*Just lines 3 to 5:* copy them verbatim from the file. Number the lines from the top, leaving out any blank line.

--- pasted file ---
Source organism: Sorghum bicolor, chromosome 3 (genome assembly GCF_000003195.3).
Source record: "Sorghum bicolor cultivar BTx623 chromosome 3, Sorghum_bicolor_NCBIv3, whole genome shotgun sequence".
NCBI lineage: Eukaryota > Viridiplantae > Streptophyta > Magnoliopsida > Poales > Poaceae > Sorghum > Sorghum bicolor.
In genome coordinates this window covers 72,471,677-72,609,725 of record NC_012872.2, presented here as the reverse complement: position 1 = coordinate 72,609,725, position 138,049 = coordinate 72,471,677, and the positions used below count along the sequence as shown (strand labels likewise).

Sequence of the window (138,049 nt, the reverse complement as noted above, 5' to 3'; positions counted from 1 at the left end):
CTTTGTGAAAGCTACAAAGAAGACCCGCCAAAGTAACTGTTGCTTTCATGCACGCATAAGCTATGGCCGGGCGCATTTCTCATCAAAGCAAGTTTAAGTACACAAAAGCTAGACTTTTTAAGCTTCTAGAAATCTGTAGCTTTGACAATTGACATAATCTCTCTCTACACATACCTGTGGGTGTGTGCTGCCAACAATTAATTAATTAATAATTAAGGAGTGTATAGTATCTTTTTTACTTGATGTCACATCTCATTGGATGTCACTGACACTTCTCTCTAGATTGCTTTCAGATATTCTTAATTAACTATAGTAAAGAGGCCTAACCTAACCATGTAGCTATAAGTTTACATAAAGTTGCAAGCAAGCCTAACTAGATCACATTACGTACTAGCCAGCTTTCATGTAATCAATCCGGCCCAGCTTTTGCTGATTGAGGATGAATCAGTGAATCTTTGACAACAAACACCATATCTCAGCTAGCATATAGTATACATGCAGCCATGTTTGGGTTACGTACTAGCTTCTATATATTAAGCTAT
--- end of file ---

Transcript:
NCBI lineage: Eukaryota > Viridiplantae > Streptophyta > Magnoliopsida > Poales > Poaceae > Sorghum > Sorghum bicolor.
In genome coordinates this window covers 72,471,677-72,609,725 of record NC_012872.2, presented here as the reverse complement: position 1 = coordinate 72,609,725, position 138,049 = coordinate 72,471,677, and the positions used below count along the sequence as shown (strand labels likewise).

Sequence of the window (138,049 nt, the reverse complement as noted above, 5' to 3'; positions counted from 1 at the left end):